ArtsAutosBooksBusinessEducationEntertainmentFamilyFashionFoodGamesGenderHealthHolidaysHomeHubPagesPersonal FinancePetsPoliticsReligionSportsTechnologyTravel

Review: Reasons To Stay Alive by Matt Haig

Updated on May 8, 2015

"You must read it"

I have suffered from anxiety and depression for roughly five years and only recently have I accepted the severity of the issue and started the infinitely long journey of scraping myself out of the black hole.

The book was first brought to my attention by my dad who insisted I read it. I didn't want to. Who wants to read a book about a guy who has had your illness but is now a successful author, happily married and loving life? Everyone gets jealous but depression escalates it to a point where you are so envious of 'normal' people it makes you despise yourself even more. Still insistence led my dad to convince my mum to read it (15 years divorced makes this point more interesting.) When she said I should read it I was still reluctant. Then my younger sister got in on the act and even bought me the book! Which, of course, I'm very grateful for (plus it's a signed copy... nice touch.) So after much family based persuasion, even though I knew it was going to be tough, I gave it a go.

Startlingly Accurate

I hated it. I hated reading a book that is basically an autobiographical account of me, just in someone else's shoes. I hated reading how similar our depressive episodes are and I hated the fact that we have very similar personalities. How accurate this book is to my own experiences of depression are painstakingly scary and I hated reading it. Whilst battling through it my symptoms escalated. I was itchy, uncomfortable and fidgety. The 'fog' descended and stuck around for the entirety of the book. My tinnitus enveloped my brain like sufferers can only understand. It was painful but luckily it is incredibly short and I had finished it in a couple of days.

It's the pace of the story that also bothered me. At no point does it give the correct inclination of just how bad those dark days are. Or how long they last. Or how he coped with them. Years pass in an instant in this book yet anyone who suffers from depression knows that hours last days. Although he does refer to this issue of time, and how it is desperately slow in spells, the pace of the narrative and jumps through time don't fairly reflect the tormentingly difficult process of just getting through a single day.

I took no comfort in the fact that he learnt to manage his illness either. Instead of believing it will get better, which is the purpose of the book, getting better seemed a distant hope I am never to achieve. His constant acknowledgement of celebrities through the ages that have suffered but survived only angered me further. How does knowing Angelina Jolie or Russell Brand suffered from depression meant to give me hope? At the end of the day they don't have financial constraints. They could easily allow the time necessary to get better without the worry of your car being repossessed. Or pay for the top doctors to help diagnose and treat. No. Knowing that doesn't help me or give me comfort. It just fuels the anger.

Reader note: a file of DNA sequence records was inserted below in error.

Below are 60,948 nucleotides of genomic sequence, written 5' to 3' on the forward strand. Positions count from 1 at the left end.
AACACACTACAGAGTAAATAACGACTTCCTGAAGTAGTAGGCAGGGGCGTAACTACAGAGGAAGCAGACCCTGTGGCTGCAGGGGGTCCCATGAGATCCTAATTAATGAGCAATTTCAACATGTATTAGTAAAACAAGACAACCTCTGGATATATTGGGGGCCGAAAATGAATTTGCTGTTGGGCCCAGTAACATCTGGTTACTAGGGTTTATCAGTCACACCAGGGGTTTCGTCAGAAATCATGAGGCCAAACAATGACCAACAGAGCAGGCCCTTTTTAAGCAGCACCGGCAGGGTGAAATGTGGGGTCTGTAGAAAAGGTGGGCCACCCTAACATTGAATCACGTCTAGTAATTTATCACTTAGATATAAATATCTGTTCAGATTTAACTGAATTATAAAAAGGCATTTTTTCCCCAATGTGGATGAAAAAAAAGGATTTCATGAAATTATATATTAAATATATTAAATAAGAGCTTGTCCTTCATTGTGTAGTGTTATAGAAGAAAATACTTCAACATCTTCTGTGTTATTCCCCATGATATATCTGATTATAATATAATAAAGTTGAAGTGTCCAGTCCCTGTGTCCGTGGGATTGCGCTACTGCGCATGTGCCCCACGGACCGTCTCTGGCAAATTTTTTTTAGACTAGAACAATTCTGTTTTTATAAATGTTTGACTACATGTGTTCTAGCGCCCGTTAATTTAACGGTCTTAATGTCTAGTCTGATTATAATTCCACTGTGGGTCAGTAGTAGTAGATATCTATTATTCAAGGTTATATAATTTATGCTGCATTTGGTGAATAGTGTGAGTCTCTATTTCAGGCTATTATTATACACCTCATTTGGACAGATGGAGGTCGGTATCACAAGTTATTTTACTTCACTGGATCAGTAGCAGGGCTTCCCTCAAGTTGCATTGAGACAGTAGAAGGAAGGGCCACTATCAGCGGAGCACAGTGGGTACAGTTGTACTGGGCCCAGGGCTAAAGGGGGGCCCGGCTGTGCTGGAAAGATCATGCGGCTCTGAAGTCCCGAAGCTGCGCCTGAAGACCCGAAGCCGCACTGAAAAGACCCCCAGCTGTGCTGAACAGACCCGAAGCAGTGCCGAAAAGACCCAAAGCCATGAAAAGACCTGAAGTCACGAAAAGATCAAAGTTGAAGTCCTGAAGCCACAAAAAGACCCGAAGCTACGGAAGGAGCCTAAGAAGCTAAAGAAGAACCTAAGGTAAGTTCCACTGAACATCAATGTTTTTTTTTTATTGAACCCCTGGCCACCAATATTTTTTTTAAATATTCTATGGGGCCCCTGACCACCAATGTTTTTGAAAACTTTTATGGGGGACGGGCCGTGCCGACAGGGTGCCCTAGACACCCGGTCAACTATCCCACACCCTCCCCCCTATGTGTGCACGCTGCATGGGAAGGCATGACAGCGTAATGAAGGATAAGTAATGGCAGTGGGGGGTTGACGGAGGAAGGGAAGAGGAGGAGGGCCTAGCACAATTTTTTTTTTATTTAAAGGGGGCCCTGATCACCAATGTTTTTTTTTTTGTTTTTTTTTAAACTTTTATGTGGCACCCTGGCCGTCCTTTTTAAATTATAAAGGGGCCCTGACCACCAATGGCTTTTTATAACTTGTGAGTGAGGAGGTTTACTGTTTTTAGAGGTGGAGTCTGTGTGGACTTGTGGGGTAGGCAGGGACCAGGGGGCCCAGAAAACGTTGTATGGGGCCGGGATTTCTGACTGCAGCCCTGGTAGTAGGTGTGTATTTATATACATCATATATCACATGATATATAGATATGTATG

The Positive Side

Despite my difficulties in reading this book. It is possibly the most important thing I have read with regards to depression. I would definitely recommend it. This may surprise you considering how much I despised reading it but that's just me. I am at a stage in my recovery (if you can call it that) where I need to find my own path and reading about someone else's doesn't help. It's worth pointing out as well that although I can relate to the majority of the issues Haig expresses, everyone with mental health issues have difficulties unique to themselves and therefore different tools help different sufferers.

I think the most helpful and most important aspect of this book though has nothing to do with me reading it. It is in fact that my family have read it and it has not only given them a much better and accurate portrait of depression but it has given them hope that their son/brother/grandson/nephew will get better. As the cliché goes, there is light at the end of the tunnel and for them believing that coupled with a better understanding of the illness comforts me.


    0 of 8192 characters used
    Post Comment

    No comments yet.


    This website uses cookies

    As a user in the EEA, your approval is needed on a few things. To provide a better website experience, uses cookies (and other similar technologies) and may collect, process, and share personal data. Please choose which areas of our service you consent to our doing so.